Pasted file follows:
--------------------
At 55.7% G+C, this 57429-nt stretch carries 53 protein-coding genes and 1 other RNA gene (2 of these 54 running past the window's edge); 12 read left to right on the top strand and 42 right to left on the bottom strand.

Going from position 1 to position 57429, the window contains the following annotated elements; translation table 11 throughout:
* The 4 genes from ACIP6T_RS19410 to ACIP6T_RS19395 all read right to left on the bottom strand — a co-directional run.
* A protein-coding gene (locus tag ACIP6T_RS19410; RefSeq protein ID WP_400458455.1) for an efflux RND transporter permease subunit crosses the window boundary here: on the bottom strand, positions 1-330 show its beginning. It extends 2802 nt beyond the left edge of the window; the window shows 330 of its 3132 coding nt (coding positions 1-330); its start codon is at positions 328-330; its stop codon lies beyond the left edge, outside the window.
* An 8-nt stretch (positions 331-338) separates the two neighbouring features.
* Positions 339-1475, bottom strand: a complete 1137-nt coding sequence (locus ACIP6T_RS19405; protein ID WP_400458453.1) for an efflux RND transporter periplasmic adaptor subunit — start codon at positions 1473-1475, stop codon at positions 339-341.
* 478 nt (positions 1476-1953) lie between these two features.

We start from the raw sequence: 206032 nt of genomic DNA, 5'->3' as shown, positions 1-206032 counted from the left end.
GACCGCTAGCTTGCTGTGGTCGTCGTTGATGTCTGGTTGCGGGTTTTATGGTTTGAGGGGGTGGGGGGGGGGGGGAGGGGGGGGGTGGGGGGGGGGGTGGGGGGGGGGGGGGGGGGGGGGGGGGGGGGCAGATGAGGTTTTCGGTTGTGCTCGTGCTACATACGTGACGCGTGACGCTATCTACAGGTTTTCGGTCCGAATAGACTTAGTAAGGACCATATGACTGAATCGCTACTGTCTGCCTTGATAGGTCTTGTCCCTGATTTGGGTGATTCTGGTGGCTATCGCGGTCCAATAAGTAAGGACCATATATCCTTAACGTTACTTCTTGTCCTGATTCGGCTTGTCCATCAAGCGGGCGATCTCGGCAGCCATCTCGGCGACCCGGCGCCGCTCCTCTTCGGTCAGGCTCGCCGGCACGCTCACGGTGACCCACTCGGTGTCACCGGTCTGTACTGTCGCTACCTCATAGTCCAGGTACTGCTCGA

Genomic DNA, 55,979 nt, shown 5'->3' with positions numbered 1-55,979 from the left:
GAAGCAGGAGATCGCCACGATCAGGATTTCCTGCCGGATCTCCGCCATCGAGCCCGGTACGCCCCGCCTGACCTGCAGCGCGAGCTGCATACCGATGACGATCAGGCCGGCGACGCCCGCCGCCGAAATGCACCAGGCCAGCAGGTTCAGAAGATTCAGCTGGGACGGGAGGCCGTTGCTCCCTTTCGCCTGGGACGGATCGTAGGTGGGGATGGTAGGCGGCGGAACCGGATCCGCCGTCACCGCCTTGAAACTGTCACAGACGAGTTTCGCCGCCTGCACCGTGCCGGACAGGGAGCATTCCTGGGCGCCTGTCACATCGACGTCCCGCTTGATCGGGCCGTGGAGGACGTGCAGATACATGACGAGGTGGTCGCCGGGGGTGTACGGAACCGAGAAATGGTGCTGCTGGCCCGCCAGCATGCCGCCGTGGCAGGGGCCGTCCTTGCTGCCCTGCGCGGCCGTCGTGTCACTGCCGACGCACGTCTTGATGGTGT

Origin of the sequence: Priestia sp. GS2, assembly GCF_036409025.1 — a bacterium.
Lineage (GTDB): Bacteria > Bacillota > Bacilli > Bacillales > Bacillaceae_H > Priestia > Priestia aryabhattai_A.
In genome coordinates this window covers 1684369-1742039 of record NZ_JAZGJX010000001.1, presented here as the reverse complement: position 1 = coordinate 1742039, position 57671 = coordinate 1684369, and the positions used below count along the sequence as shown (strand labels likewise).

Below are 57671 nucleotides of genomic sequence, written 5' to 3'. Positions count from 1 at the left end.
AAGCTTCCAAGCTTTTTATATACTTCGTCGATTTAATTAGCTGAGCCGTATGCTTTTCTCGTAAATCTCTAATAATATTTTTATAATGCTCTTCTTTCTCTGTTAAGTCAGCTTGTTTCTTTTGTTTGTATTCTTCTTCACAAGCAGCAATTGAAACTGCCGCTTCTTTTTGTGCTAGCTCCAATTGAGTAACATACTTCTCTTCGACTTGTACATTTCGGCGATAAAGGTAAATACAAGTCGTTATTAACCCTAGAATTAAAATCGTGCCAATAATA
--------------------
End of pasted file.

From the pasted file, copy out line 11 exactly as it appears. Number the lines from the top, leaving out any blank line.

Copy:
GAAGCAGGAGATCGCCACGATCAGGATTTCCTGCCGGATCTCCGCCATCGAGCCCGGTACGCCCCGCCTGACCTGCAGCGCGAGCTGCATACCGATGACGATCAGGCCGGCGACGCCCGCCGCCGAAATGCACCAGGCCAGCAGGTTCAGAAGATTCAGCTGGGACGGGAGGCCGTTGCTCCCTTTCGCCTGGGACGGATCGTAGGTGGGGATGGTAGGCGGCGGAACCGGATCCGCCGTCACCGCCTTGAAACTGTCACAGACGAGTTTCGCCGCCTGCACCGTGCCGGACAGGGAGCATTCCTGGGCGCCTGTCACATCGACGTCCCGCTTGATCGGGCCGTGGAGGACGTGCAGATACATGACGAGGTGGTCGCCGGGGGTGTACGGAACCGAGAAATGGTGCTGCTGGCCCGCCAGCATGCCGCCGTGGCAGGGGCCGTCCTTGCTGCCCTGCGCGGCCGTCGTGTCACTGCCGACGCACGTCTTGATGGTGT